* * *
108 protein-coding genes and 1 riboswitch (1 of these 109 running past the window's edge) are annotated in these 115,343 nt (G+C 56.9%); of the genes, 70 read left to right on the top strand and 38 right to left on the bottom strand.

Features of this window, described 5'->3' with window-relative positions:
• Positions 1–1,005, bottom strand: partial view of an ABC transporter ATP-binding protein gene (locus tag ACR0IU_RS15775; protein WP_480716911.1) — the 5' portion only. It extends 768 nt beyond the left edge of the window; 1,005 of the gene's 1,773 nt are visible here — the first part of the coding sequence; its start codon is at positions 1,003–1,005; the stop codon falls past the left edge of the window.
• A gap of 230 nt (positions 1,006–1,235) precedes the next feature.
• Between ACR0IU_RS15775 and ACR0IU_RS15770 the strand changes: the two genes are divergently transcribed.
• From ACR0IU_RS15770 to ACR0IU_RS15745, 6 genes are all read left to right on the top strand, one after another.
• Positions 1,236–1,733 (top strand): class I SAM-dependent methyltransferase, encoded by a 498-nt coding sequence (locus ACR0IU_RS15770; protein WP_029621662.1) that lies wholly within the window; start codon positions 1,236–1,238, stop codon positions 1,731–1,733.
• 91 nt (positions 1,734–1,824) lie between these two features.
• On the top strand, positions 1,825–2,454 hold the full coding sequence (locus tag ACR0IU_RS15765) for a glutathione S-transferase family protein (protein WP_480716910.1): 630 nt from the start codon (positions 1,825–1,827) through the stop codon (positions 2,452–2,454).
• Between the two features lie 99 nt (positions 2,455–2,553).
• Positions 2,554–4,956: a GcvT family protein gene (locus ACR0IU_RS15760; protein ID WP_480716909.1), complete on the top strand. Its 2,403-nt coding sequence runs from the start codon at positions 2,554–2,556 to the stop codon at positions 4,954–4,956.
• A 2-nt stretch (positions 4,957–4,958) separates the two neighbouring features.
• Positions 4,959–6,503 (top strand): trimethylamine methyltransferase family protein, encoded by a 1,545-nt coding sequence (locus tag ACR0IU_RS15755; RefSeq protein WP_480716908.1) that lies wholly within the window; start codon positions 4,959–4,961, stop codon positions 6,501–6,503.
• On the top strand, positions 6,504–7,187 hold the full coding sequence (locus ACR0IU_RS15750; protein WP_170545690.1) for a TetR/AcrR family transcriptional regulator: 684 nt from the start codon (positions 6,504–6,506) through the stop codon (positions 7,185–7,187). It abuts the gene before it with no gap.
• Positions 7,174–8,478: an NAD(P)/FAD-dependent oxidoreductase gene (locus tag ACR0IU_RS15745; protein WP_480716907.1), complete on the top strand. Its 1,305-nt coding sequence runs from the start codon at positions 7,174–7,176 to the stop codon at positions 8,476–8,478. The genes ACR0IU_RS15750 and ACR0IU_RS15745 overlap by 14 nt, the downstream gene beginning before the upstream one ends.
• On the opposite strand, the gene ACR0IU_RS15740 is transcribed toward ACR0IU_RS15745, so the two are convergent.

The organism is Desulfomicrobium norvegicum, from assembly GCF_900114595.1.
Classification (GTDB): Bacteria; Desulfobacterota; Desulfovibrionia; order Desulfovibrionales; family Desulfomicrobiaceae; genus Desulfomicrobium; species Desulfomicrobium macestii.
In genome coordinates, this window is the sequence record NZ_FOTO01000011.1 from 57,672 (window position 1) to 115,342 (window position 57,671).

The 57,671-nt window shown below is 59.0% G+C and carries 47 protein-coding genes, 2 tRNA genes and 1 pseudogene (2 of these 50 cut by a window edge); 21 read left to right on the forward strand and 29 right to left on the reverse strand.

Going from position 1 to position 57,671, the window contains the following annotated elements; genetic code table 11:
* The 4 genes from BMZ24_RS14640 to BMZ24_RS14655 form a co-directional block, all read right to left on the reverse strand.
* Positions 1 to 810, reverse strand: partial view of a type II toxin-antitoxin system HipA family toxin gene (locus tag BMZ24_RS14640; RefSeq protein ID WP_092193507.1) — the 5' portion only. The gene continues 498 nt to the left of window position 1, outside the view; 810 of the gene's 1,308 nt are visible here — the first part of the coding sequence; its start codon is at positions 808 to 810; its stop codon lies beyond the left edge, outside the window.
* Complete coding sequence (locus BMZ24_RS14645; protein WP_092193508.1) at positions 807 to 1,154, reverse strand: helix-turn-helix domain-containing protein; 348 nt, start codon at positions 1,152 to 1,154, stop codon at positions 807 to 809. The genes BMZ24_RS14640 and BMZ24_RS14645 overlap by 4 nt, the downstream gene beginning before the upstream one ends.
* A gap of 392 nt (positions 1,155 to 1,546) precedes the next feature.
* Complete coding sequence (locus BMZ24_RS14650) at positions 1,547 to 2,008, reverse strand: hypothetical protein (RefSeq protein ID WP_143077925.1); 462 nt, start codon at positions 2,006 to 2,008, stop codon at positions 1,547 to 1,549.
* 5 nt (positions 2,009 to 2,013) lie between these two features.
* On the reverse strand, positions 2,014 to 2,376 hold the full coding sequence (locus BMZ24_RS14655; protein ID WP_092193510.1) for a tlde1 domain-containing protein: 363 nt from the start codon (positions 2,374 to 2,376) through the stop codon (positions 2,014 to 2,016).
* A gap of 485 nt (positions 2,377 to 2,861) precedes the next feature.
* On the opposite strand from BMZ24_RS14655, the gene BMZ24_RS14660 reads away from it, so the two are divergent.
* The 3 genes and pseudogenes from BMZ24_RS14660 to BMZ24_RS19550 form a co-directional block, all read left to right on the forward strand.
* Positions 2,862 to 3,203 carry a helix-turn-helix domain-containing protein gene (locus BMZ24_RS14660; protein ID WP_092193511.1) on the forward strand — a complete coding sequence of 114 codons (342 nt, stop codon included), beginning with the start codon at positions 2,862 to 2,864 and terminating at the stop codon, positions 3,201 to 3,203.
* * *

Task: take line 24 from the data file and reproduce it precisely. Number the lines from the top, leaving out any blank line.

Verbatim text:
* Complete coding sequence (locus BMZ24_RS14645; protein WP_092193508.1) at positions 807 to 1,154, reverse strand: helix-turn-helix domain-containing protein; 348 nt, start codon at positions 1,152 to 1,154, stop codon at positions 807 to 809. The genes BMZ24_RS14640 and BMZ24_RS14645 overlap by 4 nt, the downstream gene beginning before the upstream one ends.